[QODLink]
Middle East
Bush shoe-thrower 'tortured'
Iraqi military denies al-Zaidi has been mistreated while in detention.
Last Modified: 17 Dec 2008 13:31 GMT

The two shoes narrowly missed the US president as he gave a news conference in Baghdad

An Iraqi journalist arrested after throwing his shoes at the US president has been tortured during his detention, his brother has said. 

Muntazer al-Zaidi, who called  George Bush "a dog" during his attack, was beaten by security guards after his arrest, Durgham al-Zaidi told Al Jazeera on Tuesday.

"We know that [Muntazer] has been tortured and his hand was broken. I asked them to go and check on him in the Green Zone [in Baghdad]," he said.

Al-Baghdadia television, Muntazer's employer, reported that al-Zaidi had been "seriously injured" while in custody.

The channel has urged the Iraqi government to allow lawyers and the Iraqi Red Crescent to visit him.

The Iraqi military has denied that al-Zaidi has been mistreated while in detention.

'Handed to judiciary'

Al-Zaidi has admitted "aggression against a president" during an appearance before a judge, a judicial spokesman said on Tuesday.

"Al-Zaidi was brought today before the investigating judge in the presence of a defence lawyer and a prosecutor," Abdul Satar Birqadr, a spokesman for Iraq's High Judicial Council, said.

"He admits the action he carried out."

The referral of the case to the Iraqi judiciary is usually the first stage of review proceedings that could lead to a criminal trial being held.

Al-Zaidi will remain in custody until the judge has completed his investigation, Birqadr said.

The court may send him for trial under a clause in the Iraqi penal code that makes it an offence to try to murder Iraqi or foreign presidents.

The sentence could be up to 15 years jail, Birqadr said. 

Support for attack

Al-Zaidi's attack on Bush, who ordered the US-led invasion of Iraq in 2003, has been met with broad support across the Arab world.

Iraqis calling for al-Zaidi's release from custody held a second day of protests on Tuesday, with hundreds of students marching in Baghdad.

The demonstrations came a day after thousands of people turned out in Baghdad's Sadr City in a show of support for al-Zaidi.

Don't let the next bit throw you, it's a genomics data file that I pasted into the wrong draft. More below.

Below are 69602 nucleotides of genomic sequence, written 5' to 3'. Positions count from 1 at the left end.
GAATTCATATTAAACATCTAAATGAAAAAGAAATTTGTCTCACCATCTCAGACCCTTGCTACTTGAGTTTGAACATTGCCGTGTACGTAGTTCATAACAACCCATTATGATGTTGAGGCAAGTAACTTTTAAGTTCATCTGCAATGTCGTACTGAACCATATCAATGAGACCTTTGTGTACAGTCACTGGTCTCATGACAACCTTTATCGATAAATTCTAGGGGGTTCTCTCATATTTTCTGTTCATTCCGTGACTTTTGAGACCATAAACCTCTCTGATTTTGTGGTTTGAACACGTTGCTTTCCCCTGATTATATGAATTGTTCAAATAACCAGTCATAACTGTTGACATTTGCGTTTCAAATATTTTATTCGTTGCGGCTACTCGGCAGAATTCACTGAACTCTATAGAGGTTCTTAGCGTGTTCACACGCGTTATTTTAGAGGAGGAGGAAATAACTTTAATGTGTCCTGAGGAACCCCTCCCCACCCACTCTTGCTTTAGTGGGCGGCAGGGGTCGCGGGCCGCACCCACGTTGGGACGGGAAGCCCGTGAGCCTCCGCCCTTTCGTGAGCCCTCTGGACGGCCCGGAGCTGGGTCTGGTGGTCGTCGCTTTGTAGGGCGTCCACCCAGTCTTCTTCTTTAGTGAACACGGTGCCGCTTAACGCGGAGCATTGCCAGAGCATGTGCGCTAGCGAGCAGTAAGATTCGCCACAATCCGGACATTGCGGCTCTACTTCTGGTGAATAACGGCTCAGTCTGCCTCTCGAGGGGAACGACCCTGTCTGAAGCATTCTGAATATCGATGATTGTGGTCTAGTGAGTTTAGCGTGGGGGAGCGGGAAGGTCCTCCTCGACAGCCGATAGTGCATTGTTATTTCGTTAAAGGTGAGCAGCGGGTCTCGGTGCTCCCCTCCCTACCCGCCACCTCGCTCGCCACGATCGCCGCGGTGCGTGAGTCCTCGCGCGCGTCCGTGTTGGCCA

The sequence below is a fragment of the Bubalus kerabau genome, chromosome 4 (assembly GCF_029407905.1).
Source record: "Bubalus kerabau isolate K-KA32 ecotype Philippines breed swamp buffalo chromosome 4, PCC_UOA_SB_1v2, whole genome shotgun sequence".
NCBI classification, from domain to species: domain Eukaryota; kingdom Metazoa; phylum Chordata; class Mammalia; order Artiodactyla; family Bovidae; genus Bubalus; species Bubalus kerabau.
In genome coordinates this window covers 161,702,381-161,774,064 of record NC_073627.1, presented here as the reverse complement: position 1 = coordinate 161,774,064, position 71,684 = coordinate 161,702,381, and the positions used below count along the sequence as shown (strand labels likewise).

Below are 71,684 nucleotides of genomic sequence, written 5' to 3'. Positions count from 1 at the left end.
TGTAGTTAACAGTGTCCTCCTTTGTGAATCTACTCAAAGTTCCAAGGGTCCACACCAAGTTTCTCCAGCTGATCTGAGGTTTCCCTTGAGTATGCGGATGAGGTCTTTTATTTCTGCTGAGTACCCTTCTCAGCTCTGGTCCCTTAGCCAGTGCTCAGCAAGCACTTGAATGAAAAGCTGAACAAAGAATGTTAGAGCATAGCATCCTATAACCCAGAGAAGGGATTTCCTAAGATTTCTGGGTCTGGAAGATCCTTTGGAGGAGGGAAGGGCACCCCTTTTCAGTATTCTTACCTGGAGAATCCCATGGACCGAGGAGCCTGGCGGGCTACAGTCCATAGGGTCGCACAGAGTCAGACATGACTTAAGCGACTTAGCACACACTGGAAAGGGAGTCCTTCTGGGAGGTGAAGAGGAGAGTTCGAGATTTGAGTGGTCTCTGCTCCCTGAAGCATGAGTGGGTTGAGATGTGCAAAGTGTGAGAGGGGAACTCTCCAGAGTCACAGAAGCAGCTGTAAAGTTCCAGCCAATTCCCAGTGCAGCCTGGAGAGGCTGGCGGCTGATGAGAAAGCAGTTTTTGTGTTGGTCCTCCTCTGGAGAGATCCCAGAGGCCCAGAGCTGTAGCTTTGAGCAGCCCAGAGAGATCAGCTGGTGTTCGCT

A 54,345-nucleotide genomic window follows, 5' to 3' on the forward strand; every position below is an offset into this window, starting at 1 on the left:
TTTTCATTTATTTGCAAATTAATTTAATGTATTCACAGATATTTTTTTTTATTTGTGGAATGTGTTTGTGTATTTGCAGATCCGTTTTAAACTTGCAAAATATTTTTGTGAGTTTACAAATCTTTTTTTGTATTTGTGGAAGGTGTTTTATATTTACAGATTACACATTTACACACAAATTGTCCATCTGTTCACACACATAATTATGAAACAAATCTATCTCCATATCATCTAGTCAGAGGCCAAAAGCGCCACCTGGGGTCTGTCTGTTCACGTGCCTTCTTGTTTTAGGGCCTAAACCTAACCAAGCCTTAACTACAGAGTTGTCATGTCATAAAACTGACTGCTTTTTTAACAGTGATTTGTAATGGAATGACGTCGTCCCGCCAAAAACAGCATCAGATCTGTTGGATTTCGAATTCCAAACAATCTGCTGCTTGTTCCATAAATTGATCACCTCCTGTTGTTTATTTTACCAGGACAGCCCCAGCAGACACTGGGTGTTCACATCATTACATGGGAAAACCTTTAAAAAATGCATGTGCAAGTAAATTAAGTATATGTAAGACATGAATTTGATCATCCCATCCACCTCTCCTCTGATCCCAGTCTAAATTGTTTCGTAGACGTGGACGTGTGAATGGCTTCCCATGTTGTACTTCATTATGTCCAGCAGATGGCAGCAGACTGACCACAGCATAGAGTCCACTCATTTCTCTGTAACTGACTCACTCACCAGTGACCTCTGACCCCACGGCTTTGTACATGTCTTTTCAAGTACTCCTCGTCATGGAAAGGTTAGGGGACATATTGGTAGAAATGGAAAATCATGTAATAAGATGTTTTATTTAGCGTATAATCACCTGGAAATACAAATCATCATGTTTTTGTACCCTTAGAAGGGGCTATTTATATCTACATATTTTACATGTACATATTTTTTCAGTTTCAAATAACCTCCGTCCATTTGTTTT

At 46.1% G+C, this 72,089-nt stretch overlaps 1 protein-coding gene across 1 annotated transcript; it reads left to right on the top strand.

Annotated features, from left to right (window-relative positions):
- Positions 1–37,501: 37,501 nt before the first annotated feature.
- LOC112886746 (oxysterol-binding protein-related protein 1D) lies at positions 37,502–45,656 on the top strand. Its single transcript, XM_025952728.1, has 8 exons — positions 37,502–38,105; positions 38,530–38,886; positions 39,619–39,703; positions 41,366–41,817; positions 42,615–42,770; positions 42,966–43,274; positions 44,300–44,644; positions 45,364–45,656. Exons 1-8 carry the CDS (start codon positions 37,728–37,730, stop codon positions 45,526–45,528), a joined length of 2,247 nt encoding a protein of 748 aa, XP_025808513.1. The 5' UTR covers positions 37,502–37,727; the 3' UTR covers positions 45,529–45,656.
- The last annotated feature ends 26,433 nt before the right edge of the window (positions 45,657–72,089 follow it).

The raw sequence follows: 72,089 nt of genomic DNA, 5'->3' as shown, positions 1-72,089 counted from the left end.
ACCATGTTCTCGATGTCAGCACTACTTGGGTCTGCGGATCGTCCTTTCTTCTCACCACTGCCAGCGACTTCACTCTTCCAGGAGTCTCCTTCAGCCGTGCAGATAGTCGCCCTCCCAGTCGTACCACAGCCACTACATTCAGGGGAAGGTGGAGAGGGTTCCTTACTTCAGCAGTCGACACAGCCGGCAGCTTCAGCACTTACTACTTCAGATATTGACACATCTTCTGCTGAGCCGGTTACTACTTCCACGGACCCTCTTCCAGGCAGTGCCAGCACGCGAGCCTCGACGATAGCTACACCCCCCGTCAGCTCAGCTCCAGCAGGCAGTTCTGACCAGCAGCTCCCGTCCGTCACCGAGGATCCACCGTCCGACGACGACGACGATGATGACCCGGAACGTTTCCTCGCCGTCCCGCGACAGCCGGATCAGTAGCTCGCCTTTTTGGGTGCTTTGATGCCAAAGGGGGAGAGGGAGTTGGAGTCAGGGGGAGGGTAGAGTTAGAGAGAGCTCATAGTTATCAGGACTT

But the Iraqi government on Monday called al-Zaidi's outburst against Bush a "barbaric and ignominious act".

The outgoing US leader, who was making a surprise visit to Baghdad, had just told reporters that while the war in Iraq was not over "it is decisively on its way to being won," when al-Zaidi hurled abuse - and his footwear - at Bush.

Bush, who had been giving a joint press statement with Nuri al-Maliki, the Iraqi prime minister, ducked behind a podium as the shoes narrowly missed his head.

In Arab culture, showing the soles of the feet is a sign of contempt and the shoe-throwing incident is a reminder of the widespread opposition to the US-led invasion.
 
Bush's visit to the Iraqi capital came just 37 days before he hands the presidency over to Barack Obama, who has vowed to withdraw troops from Iraq.

Source:
Al Jazeera and agencies
Topics in this article
People
Country
City
Featured on Al Jazeera
An innovative rehabilitation programme offers Danish fighters in Syria an escape route and help without prosecution.
Street tension between radical Muslims and Holland's hard right rises, as Islamic State anxiety grows.
Take an immersive look at the challenges facing the war-torn country as US troops begin their withdrawal.
Ministers and MPs caught on camera sleeping through important speeches have sparked criticism that they are not working.
Featured
Anti-government secrecy organisation struggling for relevance without Julian Assange at the helm.
After decades of overfishing, Japan is taking aim at increasing the number of bluefin tuna in the ocean.
Chinese scientists are designing a particle-smashing collider so massive it could encircle a city.
Critics say the government is going full-steam ahead on economic recovery at the expense of human rights.
Spirits are high in Scotland's 'Whisky Capital of the World' with one distillery thirsty for independence.
join our mailing list